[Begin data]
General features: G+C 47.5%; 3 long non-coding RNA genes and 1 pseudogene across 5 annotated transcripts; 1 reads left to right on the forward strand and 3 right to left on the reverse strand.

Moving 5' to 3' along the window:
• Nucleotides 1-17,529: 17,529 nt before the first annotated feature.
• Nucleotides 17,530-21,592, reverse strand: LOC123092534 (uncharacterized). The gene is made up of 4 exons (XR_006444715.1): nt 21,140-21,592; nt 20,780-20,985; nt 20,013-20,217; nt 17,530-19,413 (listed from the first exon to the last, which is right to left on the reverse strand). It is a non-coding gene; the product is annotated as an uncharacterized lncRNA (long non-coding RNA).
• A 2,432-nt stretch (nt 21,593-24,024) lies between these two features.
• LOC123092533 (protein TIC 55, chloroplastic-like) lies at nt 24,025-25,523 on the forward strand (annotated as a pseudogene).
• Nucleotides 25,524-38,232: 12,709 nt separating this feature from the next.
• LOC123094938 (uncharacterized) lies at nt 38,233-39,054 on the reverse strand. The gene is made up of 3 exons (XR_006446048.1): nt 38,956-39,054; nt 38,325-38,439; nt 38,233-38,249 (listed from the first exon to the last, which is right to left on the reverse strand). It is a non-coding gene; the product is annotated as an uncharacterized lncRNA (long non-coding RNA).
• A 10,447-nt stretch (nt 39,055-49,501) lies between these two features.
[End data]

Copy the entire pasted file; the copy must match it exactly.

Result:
General features: G+C 47.5%; 3 long non-coding RNA genes and 1 pseudogene across 5 annotated transcripts; 1 reads left to right on the forward strand and 3 right to left on the reverse strand.

Moving 5' to 3' along the window:
• Nucleotides 1-17,529: 17,529 nt before the first annotated feature.
• Nucleotides 17,530-21,592, reverse strand: LOC123092534 (uncharacterized). The gene is made up of 4 exons (XR_006444715.1): nt 21,140-21,592; nt 20,780-20,985; nt 20,013-20,217; nt 17,530-19,413 (listed from the first exon to the last, which is right to left on the reverse strand). It is a non-coding gene; the product is annotated as an uncharacterized lncRNA (long non-coding RNA).
• A 2,432-nt stretch (nt 21,593-24,024) lies between these two features.
• LOC123092533 (protein TIC 55, chloroplastic-like) lies at nt 24,025-25,523 on the forward strand (annotated as a pseudogene).
• Nucleotides 25,524-38,232: 12,709 nt separating this feature from the next.
• LOC123094938 (uncharacterized) lies at nt 38,233-39,054 on the reverse strand. The gene is made up of 3 exons (XR_006446048.1): nt 38,956-39,054; nt 38,325-38,439; nt 38,233-38,249 (listed from the first exon to the last, which is right to left on the reverse strand). It is a non-coding gene; the product is annotated as an uncharacterized lncRNA (long non-coding RNA).
• A 10,447-nt stretch (nt 39,055-49,501) lies between these two features.